States teaming with industry to train workers, the debate over Voter ID, Common Core standards in the states, the benefits of big data and much more are explored in this month's issue.
One of the first requirements for an offender who is released from prison is to obtain a job. Employment increases an ex-offender’s opportunities to obtain housing and health care, comply with court-ordered debts such as restitution and child-support, and support himself or herself and family. Having a criminal record may make it more difficult for an ex-offender to find a job, especially a well-paying one. Those who have served time in prison can expect to earn about 40 percent less in annual wages compared to people in similar circumstances who have not spent time in prison, according to a 2010 study by the Pew Center on the States. To improve employment prospects for ex-offenders, states have adopted policies to encourage their employment, addressed employer liability and hiring incentives, expanded eligibility for record-clearing policies, and supported employment training and reentry programs.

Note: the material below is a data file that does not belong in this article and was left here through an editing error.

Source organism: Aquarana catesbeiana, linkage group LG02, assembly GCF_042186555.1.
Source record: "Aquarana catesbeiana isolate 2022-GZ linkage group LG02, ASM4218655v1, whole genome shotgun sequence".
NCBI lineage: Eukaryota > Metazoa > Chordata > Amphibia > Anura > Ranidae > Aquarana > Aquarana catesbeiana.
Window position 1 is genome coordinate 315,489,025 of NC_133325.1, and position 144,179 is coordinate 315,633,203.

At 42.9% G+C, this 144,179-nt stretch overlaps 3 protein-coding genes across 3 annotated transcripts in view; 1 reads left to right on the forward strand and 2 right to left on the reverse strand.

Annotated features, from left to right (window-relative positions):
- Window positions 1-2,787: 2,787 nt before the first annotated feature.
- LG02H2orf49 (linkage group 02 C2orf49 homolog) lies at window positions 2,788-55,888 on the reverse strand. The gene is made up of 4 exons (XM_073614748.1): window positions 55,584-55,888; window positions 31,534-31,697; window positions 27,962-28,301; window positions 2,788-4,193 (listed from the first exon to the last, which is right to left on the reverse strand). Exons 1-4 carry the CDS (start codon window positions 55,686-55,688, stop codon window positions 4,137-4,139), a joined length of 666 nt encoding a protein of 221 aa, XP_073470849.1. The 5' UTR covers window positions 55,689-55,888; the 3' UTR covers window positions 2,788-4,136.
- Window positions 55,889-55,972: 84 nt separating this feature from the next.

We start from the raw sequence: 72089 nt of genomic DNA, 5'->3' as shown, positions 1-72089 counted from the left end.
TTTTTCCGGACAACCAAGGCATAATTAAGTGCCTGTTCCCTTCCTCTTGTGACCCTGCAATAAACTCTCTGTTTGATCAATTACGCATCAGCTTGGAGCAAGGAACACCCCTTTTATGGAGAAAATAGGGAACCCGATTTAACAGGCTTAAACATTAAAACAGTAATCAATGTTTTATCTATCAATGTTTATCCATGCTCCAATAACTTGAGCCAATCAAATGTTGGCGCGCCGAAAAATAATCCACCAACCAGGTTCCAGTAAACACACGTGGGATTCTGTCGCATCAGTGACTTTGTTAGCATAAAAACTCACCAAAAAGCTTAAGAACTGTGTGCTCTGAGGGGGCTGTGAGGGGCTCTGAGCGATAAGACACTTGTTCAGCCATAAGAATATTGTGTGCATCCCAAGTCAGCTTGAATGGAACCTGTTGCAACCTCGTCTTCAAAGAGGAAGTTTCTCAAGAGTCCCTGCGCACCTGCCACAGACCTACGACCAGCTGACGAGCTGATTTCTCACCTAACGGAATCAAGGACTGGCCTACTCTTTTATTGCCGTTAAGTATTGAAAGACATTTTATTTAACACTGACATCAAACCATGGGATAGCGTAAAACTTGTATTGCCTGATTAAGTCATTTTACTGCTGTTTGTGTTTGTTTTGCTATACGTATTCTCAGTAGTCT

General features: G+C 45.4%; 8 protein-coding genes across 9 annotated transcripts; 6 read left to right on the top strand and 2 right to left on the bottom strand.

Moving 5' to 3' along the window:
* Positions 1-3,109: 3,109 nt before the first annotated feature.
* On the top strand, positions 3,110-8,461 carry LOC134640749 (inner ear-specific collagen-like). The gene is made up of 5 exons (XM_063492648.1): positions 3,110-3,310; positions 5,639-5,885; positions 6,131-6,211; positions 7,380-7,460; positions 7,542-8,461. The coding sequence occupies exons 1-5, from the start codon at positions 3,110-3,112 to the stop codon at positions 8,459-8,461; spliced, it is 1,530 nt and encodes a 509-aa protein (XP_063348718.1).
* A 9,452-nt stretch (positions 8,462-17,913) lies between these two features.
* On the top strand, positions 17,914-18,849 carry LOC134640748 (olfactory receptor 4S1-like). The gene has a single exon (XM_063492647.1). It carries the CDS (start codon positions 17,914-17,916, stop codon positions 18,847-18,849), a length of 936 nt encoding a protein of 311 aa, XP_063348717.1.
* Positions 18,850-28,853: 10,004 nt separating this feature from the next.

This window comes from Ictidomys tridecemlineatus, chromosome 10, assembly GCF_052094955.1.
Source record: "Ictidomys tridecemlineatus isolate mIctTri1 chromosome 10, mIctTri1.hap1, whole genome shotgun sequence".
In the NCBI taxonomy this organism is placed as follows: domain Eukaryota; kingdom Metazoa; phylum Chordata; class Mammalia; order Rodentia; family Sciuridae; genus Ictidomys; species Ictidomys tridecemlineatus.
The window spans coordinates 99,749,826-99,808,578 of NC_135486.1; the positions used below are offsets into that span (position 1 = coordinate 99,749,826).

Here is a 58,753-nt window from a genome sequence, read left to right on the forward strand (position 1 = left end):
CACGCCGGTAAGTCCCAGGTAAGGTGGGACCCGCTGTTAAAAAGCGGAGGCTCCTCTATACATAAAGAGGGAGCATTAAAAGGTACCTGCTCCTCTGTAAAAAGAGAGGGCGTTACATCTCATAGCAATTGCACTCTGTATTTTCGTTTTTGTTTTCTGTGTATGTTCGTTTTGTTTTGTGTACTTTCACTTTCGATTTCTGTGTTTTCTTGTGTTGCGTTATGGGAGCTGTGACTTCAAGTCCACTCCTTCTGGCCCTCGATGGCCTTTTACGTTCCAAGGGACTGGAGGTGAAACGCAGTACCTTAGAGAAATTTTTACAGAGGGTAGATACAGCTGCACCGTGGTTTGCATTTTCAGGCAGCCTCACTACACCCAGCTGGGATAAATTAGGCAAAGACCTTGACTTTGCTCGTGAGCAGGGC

The report covers hiring regulations, employer liability and incentives, record clearing, skills training and reentry services, and federal support.
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